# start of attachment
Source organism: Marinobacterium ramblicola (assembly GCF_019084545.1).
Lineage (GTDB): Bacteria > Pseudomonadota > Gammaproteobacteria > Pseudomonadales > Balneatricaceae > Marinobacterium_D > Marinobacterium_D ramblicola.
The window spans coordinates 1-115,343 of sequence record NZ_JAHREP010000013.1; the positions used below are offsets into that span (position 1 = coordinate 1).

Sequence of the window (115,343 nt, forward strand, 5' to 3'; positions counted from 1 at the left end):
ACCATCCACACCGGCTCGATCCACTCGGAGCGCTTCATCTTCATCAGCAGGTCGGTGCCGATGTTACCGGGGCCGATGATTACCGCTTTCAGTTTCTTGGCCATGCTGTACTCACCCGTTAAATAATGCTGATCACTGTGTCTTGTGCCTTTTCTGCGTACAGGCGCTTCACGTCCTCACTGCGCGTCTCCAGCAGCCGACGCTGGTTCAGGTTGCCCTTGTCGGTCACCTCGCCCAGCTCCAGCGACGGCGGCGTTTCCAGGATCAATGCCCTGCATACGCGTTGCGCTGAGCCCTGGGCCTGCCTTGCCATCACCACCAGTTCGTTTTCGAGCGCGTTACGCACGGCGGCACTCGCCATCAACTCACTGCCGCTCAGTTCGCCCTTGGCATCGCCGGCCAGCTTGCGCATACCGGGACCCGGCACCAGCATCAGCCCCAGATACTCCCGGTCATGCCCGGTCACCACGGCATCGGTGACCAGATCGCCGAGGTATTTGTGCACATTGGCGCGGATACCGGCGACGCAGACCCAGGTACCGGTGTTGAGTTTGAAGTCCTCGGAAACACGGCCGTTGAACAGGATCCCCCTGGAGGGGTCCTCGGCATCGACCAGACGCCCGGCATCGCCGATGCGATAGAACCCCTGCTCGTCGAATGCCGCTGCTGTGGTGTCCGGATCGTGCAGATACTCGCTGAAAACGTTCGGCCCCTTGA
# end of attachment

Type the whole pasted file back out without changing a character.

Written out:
Source organism: Marinobacterium ramblicola (assembly GCF_019084545.1).
Lineage (GTDB): Bacteria > Pseudomonadota > Gammaproteobacteria > Pseudomonadales > Balneatricaceae > Marinobacterium_D > Marinobacterium_D ramblicola.
The window spans coordinates 1-115,343 of sequence record NZ_JAHREP010000013.1; the positions used below are offsets into that span (position 1 = coordinate 1).

Sequence of the window (115,343 nt, forward strand, 5' to 3'; positions counted from 1 at the left end):
ACCATCCACACCGGCTCGATCCACTCGGAGCGCTTCATCTTCATCAGCAGGTCGGTGCCGATGTTACCGGGGCCGATGATTACCGCTTTCAGTTTCTTGGCCATGCTGTACTCACCCGTTAAATAATGCTGATCACTGTGTCTTGTGCCTTTTCTGCGTACAGGCGCTTCACGTCCTCACTGCGCGTCTCCAGCAGCCGACGCTGGTTCAGGTTGCCCTTGTCGGTCACCTCGCCCAGCTCCAGCGACGGCGGCGTTTCCAGGATCAATGCCCTGCATACGCGTTGCGCTGAGCCCTGGGCCTGCCTTGCCATCACCACCAGTTCGTTTTCGAGCGCGTTACGCACGGCGGCACTCGCCATCAACTCACTGCCGCTCAGTTCGCCCTTGGCATCGCCGGCCAGCTTGCGCATACCGGGACCCGGCACCAGCATCAGCCCCAGATACTCCCGGTCATGCCCGGTCACCACGGCATCGGTGACCAGATCGCCGAGGTATTTGTGCACATTGGCGCGGATACCGGCGACGCAGACCCAGGTACCGGTGTTGAGTTTGAAGTCCTCGGAAACACGGCCGTTGAACAGGATCCCCCTGGAGGGGTCCTCGGCATCGACCAGACGCCCGGCATCGCCGATGCGATAGAACCCCTGCTCGTCGAATGCCGCTGCTGTGGTGTCCGGATCGTGCAGATACTCGCTGAAAACGTTCGGCCCCTTGA